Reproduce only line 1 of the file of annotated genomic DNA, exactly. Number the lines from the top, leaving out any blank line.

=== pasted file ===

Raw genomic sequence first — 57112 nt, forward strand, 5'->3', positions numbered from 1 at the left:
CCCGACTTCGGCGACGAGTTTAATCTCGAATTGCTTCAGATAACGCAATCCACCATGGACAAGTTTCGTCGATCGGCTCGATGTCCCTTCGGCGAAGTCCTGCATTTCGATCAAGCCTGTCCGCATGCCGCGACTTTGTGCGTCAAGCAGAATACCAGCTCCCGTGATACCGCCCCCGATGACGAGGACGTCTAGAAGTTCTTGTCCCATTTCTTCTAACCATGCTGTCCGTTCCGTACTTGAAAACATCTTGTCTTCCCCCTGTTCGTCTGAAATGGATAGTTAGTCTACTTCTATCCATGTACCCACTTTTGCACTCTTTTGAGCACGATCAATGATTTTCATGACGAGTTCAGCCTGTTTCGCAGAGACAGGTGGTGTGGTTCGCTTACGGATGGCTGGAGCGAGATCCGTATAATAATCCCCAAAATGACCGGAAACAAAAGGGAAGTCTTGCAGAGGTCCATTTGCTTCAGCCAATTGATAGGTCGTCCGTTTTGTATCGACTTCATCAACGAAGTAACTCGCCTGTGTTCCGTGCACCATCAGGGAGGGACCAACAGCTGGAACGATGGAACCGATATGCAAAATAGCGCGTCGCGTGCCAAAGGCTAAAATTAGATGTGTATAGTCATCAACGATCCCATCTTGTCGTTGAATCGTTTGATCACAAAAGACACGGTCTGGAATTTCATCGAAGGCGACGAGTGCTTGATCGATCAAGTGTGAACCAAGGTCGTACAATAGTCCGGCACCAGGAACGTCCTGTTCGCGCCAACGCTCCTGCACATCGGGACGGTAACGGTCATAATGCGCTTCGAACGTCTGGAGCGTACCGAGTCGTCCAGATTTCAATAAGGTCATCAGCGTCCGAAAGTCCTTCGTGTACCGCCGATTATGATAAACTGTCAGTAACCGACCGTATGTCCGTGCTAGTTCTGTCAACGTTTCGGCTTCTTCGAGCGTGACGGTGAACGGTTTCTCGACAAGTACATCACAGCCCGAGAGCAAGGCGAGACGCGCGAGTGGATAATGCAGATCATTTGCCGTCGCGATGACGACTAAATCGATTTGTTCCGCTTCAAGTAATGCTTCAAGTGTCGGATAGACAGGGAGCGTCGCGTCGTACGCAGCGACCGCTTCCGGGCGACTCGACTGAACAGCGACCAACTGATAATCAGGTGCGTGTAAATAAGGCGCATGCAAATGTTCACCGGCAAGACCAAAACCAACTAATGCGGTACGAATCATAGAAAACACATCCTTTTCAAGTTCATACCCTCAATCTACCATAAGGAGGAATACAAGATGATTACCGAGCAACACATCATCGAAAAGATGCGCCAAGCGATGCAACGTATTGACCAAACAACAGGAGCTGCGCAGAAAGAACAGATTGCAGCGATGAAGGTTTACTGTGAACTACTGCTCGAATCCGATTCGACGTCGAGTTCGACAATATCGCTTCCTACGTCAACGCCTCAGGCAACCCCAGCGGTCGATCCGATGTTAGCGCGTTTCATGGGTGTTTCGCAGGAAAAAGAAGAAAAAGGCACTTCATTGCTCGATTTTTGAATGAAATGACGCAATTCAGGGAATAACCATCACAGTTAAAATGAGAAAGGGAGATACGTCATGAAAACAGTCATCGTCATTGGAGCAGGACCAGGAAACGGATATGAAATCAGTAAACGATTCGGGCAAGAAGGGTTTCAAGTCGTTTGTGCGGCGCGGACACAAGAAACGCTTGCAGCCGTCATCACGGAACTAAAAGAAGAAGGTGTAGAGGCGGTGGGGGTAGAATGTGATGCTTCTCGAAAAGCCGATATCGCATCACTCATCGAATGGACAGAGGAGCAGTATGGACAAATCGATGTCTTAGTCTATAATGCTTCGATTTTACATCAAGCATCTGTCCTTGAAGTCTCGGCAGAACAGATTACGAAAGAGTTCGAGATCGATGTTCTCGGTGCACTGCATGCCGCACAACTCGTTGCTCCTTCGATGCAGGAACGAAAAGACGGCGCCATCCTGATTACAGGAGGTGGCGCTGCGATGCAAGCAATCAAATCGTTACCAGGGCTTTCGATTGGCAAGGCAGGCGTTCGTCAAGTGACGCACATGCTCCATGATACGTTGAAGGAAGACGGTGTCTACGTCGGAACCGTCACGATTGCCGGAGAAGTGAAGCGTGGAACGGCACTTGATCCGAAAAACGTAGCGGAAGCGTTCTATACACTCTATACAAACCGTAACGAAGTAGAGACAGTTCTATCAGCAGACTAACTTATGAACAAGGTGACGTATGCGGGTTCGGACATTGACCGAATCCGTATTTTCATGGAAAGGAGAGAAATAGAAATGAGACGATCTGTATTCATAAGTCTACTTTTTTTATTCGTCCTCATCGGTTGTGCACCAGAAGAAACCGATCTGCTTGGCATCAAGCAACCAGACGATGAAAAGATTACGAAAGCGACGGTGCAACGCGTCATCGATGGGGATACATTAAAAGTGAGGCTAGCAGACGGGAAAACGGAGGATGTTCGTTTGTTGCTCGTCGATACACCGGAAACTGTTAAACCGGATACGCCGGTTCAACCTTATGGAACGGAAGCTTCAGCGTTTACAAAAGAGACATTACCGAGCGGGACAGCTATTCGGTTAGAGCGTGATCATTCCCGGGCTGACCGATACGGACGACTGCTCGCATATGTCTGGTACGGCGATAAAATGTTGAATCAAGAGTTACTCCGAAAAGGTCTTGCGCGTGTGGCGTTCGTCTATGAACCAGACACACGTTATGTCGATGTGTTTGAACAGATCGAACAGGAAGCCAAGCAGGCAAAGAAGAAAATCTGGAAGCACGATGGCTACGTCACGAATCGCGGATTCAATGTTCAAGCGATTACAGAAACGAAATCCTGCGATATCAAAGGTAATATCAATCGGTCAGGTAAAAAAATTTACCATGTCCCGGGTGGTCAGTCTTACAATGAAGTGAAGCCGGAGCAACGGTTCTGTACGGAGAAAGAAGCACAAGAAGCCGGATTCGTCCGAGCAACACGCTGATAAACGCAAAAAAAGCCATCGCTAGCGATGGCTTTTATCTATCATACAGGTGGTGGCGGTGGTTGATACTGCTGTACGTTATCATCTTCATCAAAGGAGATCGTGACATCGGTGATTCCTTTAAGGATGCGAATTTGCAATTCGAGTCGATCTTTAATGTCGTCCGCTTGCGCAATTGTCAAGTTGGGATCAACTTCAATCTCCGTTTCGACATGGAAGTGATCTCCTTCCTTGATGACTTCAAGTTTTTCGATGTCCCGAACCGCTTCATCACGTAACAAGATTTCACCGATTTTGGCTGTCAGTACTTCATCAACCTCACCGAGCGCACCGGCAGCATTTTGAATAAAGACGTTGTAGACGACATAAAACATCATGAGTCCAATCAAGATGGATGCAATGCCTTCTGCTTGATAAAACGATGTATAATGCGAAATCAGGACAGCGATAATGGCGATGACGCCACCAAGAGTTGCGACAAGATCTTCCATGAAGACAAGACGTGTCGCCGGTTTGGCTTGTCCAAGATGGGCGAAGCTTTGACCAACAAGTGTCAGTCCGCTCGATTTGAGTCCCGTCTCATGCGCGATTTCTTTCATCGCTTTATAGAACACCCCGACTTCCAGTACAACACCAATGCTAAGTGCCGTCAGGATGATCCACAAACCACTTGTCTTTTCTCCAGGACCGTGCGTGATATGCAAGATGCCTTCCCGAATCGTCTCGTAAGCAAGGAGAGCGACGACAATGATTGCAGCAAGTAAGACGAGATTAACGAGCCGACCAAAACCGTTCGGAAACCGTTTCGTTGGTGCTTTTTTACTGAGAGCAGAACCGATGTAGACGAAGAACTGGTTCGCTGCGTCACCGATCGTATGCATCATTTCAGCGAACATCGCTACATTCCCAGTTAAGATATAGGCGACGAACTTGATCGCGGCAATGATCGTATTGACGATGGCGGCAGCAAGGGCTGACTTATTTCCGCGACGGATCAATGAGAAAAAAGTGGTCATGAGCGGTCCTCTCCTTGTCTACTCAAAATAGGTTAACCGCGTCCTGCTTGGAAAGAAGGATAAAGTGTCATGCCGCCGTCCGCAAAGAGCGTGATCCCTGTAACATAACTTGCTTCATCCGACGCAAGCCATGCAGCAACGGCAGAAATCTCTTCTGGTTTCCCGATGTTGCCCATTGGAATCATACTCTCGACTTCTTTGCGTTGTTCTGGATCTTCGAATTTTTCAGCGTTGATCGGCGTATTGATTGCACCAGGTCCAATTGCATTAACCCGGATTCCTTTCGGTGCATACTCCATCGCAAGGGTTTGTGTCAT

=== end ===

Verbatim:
Raw genomic sequence first — 57112 nt, forward strand, 5'->3', positions numbered from 1 at the left: